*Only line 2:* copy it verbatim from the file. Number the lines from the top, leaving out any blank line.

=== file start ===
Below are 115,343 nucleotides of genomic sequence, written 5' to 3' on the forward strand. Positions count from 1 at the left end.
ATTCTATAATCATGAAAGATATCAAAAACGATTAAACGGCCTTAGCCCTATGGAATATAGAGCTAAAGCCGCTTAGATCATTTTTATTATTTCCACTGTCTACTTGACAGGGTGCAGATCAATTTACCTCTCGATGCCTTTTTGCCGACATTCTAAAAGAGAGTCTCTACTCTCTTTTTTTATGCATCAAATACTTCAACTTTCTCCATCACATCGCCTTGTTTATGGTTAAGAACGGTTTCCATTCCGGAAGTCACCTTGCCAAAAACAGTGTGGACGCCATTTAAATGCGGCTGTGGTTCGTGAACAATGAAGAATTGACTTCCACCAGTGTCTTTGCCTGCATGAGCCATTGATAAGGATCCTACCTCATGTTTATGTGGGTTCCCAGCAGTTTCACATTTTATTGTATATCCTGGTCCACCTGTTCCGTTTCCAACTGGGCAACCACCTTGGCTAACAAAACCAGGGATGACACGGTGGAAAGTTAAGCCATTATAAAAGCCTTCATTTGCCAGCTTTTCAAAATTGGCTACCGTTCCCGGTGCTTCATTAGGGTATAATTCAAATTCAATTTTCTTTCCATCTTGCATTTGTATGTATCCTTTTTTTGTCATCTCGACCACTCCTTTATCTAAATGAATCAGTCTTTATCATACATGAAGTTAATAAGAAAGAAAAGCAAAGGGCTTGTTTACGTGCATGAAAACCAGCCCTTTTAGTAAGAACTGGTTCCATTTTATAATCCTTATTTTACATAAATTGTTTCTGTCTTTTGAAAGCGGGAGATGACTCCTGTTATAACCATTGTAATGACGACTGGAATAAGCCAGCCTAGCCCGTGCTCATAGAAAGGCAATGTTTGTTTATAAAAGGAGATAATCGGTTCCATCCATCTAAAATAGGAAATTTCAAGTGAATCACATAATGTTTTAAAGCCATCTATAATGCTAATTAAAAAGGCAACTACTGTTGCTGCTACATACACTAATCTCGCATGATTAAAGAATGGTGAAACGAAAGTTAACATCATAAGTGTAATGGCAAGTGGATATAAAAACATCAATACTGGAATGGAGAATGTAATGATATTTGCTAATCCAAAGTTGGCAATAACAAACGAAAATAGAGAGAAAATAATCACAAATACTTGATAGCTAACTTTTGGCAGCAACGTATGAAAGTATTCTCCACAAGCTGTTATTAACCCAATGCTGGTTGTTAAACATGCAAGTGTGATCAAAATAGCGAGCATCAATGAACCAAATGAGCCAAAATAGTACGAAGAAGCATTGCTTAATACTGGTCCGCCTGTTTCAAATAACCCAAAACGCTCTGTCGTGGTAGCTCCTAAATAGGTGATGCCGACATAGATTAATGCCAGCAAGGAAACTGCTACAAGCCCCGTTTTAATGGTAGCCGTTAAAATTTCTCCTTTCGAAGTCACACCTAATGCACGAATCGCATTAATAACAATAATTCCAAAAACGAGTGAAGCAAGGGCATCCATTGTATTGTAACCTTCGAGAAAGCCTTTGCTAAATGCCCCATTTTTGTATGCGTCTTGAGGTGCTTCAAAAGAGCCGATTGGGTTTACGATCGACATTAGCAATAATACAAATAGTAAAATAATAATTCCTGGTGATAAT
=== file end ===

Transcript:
ATTCTATAATCATGAAAGATATCAAAAACGATTAAACGGCCTTAGCCCTATGGAATATAGAGCTAAAGCCGCTTAGATCATTTTTATTATTTCCACTGTCTACTTGACAGGGTGCAGATCAATTTACCTCTCGATGCCTTTTTGCCGACATTCTAAAAGAGAGTCTCTACTCTCTTTTTTTATGCATCAAATACTTCAACTTTCTCCATCACATCGCCTTGTTTATGGTTAAGAACGGTTTCCATTCCGGAAGTCACCTTGCCAAAAACAGTGTGGACGCCATTTAAATGCGGCTGTGGTTCGTGAACAATGAAGAATTGACTTCCACCAGTGTCTTTGCCTGCATGAGCCATTGATAAGGATCCTACCTCATGTTTATGTGGGTTCCCAGCAGTTTCACATTTTATTGTATATCCTGGTCCACCTGTTCCGTTTCCAACTGGGCAACCACCTTGGCTAACAAAACCAGGGATGACACGGTGGAAAGTTAAGCCATTATAAAAGCCTTCATTTGCCAGCTTTTCAAAATTGGCTACCGTTCCCGGTGCTTCATTAGGGTATAATTCAAATTCAATTTTCTTTCCATCTTGCATTTGTATGTATCCTTTTTTTGTCATCTCGACCACTCCTTTATCTAAATGAATCAGTCTTTATCATACATGAAGTTAATAAGAAAGAAAAGCAAAGGGCTTGTTTACGTGCATGAAAACCAGCCCTTTTAGTAAGAACTGGTTCCATTTTATAATCCTTATTTTACATAAATTGTTTCTGTCTTTTGAAAGCGGGAGATGACTCCTGTTATAACCATTGTAATGACGACTGGAATAAGCCAGCCTAGCCCGTGCTCATAGAAAGGCAATGTTTGTTTATAAAAGGAGATAATCGGTTCCATCCATCTAAAATAGGAAATTTCAAGTGAATCACATAATGTTTTAAAGCCATCTATAATGCTAATTAAAAAGGCAACTACTGTTGCTGCTACATACACTAATCTCGCATGATTAAAGAATGGTGAAACGAAAGTTAACATCATAAGTGTAATGGCAAGTGGATATAAAAACATCAATACTGGAATGGAGAATGTAATGATATTTGCTAATCCAAAGTTGGCAATAACAAACGAAAATAGAGAGAAAATAATCACAAATACTTGATAGCTAACTTTTGGCAGCAACGTATGAAAGTATTCTCCACAAGCTGTTATTAACCCAATGCTGGTTGTTAAACATGCAAGTGTGATCAAAATAGCGAGCATCAATGAACCAAATGAGCCAAAATAGTACGAAGAAGCATTGCTTAATACTGGTCCGCCTGTTTCAAATAACCCAAAACGCTCTGTCGTGGTAGCTCCTAAATAGGTGATGCCGACATAGATTAATGCCAGCAAGGAAACTGCTACAAGCCCCGTTTTAATGGTAGCCGTTAAAATTTCTCCTTTCGAAGTCACACCTAATGCACGAATCGCATTAATAACAATAATTCCAAAAACGAGTGAAGCAAGGGCATCCATTGTATTGTAACCTTCGAGAAAGCCTTTGCTAAATGCCCCATTTTTGTATGCGTCTTGAGGTGCTTCAAAAGAGCCGATTGGGTTTACGATCGACATTAGCAATAATACAAATAGTAAAATAATAATTCCTGGTGATAAT